In 1997, John Bruer, the president of the James S. McDonnell Foundation, launched a broadside against the fashion of taking findings from neuroscience and trying to apply them in the classroom. Experienced in both cognitive science and education, Bruer set out to demolish the hype surrounding what he saw as blatant pseudoscience. “Currently, we do not know enough about brain development and neural function to link that understanding directly, in any meaningful, defensible way, to instruction and educational practice,” he wrote, arguing that so-called brain-based curricula had crossed “a bridge too far”.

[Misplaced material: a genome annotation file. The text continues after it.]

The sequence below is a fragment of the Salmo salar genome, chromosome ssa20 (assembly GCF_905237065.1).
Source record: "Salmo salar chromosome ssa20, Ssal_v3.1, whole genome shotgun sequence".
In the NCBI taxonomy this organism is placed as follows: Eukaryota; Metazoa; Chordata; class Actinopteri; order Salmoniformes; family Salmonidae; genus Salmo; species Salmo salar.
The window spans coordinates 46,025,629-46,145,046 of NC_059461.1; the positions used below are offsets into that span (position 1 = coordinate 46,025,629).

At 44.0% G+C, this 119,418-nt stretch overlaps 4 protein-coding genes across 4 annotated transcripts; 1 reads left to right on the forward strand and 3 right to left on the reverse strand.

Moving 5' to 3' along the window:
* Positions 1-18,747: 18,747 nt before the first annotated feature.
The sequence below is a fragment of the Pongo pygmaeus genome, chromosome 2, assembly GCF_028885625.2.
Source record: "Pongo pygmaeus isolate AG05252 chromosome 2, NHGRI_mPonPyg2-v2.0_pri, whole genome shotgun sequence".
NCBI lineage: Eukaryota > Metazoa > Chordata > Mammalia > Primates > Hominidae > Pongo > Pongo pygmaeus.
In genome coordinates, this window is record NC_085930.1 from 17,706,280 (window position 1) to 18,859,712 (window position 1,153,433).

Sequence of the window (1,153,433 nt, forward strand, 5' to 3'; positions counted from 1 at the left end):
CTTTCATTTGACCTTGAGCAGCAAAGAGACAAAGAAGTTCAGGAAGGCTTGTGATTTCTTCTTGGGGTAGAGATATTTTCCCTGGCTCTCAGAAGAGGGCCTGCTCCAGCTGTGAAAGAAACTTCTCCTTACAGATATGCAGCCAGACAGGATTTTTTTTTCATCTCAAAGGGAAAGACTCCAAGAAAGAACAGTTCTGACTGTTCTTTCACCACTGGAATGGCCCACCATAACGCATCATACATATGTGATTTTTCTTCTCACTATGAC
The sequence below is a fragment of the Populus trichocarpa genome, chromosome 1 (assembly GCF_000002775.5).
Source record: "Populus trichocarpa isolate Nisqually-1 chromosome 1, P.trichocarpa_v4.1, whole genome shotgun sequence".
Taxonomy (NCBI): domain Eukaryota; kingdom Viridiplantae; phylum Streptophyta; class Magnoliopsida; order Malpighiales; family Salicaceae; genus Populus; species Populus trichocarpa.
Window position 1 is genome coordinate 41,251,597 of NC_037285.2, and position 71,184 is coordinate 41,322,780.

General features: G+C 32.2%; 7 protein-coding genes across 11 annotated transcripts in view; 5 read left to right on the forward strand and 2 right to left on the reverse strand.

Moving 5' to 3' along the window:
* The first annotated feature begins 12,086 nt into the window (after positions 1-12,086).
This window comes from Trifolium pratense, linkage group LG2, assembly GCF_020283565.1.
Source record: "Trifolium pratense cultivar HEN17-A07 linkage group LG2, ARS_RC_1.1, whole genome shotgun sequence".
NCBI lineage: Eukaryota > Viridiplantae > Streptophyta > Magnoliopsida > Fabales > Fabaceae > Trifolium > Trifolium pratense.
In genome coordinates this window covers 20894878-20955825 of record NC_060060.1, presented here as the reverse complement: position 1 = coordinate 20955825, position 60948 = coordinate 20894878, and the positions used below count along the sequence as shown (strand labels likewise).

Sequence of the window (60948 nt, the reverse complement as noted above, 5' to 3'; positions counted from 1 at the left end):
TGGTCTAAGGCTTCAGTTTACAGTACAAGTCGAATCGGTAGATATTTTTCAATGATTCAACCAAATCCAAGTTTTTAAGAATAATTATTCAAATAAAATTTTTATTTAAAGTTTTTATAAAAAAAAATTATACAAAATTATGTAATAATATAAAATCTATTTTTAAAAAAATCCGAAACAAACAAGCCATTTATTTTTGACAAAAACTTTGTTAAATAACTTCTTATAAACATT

Now, however, the US National Science Foundation (NSF) has decided that it’s time to span the great divide between neuroscience and education. Over the next five years, it is giving more than US$90 million to four large, multidisciplinary teams incorporating cognitive neuroscientists, psychologists, computer scientists and educationalists. A further series of grants will be announced later this year.